When Pablo Picasso moved to Château de Boisgeloup in 1931, he had already returned to sculpture in the round, after experimenting in iron plate with Julio González. In the new studio, Picasso created a legendary group of works, among which La femme au vase (Woman with Vase) is the greatest in both size and presence. The main feature of these sculptures was the monumentality of certain forms that came from the process of synthesising the figure using protruding oval shapes, which Picasso himself mentioned in 1932, saying that they were an attempt at “pure form and distinct volume.” They were also remarkable for having been done using the traditional technique of modelling and casting in plaster, which produced a powerful, shining presence captured on film by Brassaï in 1932. The complete freedom that Picasso allowed himself in deforming the figure to get at the monumentality is clearly visible in the group, which is remarkable for the strange, aggressive, boundless beauty of the inflated female figures. The disproportionately large arm holding the vase or offering, its physical female power, like a goddess of fertility, and the monumentality inherent in the Iberian sculpture so admired by Picasso are the principal plastic attributes of a work the concrete version of which was shown at the Spanish Pavilion of the International Exposition in Paris in 1937. Around 1972, Picasso commissioned the bronze casting of two editions from the Valsuani Foundation. One of them stands in the garden at Château de Vauvernargues, over the artist’s grave; the other is this piece, at the Museo Reina Sofía, which was part of the Picasso Legacy that the Spanish nation received in 1985.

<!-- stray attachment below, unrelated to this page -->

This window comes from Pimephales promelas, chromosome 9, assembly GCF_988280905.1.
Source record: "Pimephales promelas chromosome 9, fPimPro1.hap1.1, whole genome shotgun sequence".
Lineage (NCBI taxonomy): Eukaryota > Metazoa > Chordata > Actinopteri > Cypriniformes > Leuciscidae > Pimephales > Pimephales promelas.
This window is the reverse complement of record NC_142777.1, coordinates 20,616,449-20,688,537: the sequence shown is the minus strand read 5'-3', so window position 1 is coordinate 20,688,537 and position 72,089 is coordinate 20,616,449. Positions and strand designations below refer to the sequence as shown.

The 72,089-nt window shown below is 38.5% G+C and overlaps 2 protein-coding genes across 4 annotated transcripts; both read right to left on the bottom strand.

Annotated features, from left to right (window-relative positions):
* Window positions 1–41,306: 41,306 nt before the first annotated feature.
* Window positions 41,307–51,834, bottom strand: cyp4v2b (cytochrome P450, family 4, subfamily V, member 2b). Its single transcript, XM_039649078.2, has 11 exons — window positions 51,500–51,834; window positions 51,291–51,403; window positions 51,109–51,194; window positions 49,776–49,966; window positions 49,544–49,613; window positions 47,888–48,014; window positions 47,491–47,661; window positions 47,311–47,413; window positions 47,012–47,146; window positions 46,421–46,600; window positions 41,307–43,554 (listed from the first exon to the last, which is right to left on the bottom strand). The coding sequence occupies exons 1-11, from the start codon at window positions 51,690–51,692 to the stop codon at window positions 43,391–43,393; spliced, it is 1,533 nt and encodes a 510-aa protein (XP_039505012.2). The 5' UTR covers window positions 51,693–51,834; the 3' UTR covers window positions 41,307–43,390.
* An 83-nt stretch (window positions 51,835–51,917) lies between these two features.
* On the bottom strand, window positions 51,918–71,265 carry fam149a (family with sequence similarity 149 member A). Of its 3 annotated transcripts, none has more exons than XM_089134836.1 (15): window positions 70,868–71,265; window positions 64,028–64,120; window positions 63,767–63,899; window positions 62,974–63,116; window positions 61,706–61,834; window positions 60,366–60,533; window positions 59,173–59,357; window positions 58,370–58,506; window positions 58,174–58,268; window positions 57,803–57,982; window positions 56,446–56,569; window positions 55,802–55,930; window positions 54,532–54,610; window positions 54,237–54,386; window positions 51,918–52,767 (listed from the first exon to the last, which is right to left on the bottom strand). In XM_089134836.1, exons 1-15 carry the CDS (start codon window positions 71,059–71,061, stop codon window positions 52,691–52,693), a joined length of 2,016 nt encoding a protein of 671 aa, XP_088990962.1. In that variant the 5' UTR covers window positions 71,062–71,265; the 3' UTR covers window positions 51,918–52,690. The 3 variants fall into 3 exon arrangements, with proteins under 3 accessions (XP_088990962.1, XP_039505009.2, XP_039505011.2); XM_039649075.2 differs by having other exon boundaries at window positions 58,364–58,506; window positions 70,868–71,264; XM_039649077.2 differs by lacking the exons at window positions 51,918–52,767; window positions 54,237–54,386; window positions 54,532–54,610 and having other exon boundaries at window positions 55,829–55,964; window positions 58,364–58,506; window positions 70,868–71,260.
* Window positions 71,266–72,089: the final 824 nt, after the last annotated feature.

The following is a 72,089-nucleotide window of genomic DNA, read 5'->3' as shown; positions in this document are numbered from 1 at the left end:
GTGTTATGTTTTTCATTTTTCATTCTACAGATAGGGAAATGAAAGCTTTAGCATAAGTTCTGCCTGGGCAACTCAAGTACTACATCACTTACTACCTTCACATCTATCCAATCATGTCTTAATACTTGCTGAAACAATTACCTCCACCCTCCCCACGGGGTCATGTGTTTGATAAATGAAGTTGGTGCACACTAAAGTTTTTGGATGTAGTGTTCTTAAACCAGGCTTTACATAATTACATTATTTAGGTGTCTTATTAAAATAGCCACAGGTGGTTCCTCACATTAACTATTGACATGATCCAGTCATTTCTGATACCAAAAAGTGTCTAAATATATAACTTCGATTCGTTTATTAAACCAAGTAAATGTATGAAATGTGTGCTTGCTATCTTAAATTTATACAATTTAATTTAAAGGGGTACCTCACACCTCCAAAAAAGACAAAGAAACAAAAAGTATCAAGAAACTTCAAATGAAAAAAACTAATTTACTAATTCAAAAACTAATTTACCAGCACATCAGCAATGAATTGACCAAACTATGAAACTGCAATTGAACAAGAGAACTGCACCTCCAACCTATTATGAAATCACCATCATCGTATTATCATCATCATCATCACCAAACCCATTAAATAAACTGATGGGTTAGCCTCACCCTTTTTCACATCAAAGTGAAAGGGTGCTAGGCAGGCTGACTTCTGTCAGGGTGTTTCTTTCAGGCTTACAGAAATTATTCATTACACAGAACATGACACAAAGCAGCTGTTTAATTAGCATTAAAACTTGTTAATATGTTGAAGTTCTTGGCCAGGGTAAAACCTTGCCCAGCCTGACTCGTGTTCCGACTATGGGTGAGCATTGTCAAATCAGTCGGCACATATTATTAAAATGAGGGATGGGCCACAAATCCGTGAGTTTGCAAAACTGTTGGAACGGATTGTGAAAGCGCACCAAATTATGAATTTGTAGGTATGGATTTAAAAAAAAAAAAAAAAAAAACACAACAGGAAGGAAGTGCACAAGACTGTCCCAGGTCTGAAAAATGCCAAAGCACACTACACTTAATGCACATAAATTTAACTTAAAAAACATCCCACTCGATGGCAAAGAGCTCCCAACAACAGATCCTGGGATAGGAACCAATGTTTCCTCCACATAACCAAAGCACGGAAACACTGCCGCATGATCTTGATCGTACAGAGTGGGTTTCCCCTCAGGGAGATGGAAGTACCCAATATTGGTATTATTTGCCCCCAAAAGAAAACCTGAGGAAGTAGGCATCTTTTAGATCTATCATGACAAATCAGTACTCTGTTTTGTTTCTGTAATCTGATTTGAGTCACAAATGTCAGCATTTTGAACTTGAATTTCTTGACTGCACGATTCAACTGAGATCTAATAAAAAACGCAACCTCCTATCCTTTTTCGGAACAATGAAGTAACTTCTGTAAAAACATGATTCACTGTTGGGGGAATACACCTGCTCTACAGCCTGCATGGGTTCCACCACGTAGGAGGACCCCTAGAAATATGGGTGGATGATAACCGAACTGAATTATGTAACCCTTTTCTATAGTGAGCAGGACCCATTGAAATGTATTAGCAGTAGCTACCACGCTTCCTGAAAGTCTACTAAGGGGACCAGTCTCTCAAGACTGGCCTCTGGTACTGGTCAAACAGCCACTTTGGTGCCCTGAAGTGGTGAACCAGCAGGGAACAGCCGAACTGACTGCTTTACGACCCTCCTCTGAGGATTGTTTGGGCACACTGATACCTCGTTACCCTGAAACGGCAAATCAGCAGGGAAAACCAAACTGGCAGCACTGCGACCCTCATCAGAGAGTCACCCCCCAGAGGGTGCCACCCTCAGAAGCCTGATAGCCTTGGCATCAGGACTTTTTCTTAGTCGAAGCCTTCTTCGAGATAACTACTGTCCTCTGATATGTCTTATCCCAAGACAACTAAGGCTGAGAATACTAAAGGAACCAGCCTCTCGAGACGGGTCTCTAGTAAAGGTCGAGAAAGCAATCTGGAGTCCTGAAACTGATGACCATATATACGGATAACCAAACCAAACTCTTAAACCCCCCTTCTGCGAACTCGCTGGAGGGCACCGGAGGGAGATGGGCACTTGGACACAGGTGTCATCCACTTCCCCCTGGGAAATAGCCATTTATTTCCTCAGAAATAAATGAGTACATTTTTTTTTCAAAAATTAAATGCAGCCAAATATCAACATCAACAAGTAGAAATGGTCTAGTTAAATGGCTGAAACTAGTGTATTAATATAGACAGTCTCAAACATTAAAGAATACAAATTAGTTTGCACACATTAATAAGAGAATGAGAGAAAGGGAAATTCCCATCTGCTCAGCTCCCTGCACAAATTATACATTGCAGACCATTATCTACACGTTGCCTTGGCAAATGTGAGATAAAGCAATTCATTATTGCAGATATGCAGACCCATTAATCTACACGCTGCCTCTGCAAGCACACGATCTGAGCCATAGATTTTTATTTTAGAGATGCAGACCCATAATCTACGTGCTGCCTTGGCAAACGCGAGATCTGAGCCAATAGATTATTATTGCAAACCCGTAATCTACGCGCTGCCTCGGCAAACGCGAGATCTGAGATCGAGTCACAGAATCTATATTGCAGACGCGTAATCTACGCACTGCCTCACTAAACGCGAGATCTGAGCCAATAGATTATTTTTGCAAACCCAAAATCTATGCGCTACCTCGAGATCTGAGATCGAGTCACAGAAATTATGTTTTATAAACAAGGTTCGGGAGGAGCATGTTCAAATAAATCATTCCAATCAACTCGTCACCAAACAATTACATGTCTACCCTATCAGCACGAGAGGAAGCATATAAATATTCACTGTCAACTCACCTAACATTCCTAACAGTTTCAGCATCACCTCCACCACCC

Carmen Fernández Aparicio